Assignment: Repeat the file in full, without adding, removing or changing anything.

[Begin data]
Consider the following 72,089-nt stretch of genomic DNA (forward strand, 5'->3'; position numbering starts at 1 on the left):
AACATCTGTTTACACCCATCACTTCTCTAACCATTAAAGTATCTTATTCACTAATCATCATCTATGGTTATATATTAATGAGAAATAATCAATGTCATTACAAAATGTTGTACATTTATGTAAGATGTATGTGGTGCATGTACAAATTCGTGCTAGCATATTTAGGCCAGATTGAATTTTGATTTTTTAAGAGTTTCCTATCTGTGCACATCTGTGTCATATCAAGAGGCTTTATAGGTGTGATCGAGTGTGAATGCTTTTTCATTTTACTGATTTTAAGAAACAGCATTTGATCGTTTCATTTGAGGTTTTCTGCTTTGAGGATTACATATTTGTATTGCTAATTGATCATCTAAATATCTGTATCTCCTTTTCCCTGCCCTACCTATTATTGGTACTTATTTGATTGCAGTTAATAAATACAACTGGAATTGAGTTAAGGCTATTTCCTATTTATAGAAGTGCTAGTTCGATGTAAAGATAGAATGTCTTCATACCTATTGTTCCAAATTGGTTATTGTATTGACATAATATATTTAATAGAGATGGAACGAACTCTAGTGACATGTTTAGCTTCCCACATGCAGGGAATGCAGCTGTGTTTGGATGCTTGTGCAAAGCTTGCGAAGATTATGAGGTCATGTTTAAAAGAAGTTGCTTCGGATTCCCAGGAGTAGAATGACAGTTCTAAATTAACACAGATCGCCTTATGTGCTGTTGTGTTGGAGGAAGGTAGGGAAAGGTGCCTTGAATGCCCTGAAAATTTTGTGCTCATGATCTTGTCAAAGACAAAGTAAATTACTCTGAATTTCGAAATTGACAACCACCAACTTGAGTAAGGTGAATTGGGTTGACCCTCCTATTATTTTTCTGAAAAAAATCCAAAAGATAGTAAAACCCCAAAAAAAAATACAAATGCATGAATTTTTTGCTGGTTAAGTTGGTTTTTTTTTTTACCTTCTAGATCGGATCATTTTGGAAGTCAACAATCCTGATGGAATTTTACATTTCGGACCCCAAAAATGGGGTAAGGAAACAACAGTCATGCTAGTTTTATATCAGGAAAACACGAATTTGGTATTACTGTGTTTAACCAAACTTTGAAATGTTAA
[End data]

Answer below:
Consider the following 72,089-nt stretch of genomic DNA (forward strand, 5'->3'; position numbering starts at 1 on the left):
AACATCTGTTTACACCCATCACTTCTCTAACCATTAAAGTATCTTATTCACTAATCATCATCTATGGTTATATATTAATGAGAAATAATCAATGTCATTACAAAATGTTGTACATTTATGTAAGATGTATGTGGTGCATGTACAAATTCGTGCTAGCATATTTAGGCCAGATTGAATTTTGATTTTTTAAGAGTTTCCTATCTGTGCACATCTGTGTCATATCAAGAGGCTTTATAGGTGTGATCGAGTGTGAATGCTTTTTCATTTTACTGATTTTAAGAAACAGCATTTGATCGTTTCATTTGAGGTTTTCTGCTTTGAGGATTACATATTTGTATTGCTAATTGATCATCTAAATATCTGTATCTCCTTTTCCCTGCCCTACCTATTATTGGTACTTATTTGATTGCAGTTAATAAATACAACTGGAATTGAGTTAAGGCTATTTCCTATTTATAGAAGTGCTAGTTCGATGTAAAGATAGAATGTCTTCATACCTATTGTTCCAAATTGGTTATTGTATTGACATAATATATTTAATAGAGATGGAACGAACTCTAGTGACATGTTTAGCTTCCCACATGCAGGGAATGCAGCTGTGTTTGGATGCTTGTGCAAAGCTTGCGAAGATTATGAGGTCATGTTTAAAAGAAGTTGCTTCGGATTCCCAGGAGTAGAATGACAGTTCTAAATTAACACAGATCGCCTTATGTGCTGTTGTGTTGGAGGAAGGTAGGGAAAGGTGCCTTGAATGCCCTGAAAATTTTGTGCTCATGATCTTGTCAAAGACAAAGTAAATTACTCTGAATTTCGAAATTGACAACCACCAACTTGAGTAAGGTGAATTGGGTTGACCCTCCTATTATTTTTCTGAAAAAAATCCAAAAGATAGTAAAACCCCAAAAAAAAATACAAATGCATGAATTTTTTGCTGGTTAAGTTGGTTTTTTTTTTTACCTTCTAGATCGGATCATTTTGGAAGTCAACAATCCTGATGGAATTTTACATTTCGGACCCCAAAAATGGGGTAAGGAAACAACAGTCATGCTAGTTTTATATCAGGAAAACACGAATTTGGTATTACTGTGTTTAACCAAACTTTGAAATGTTAA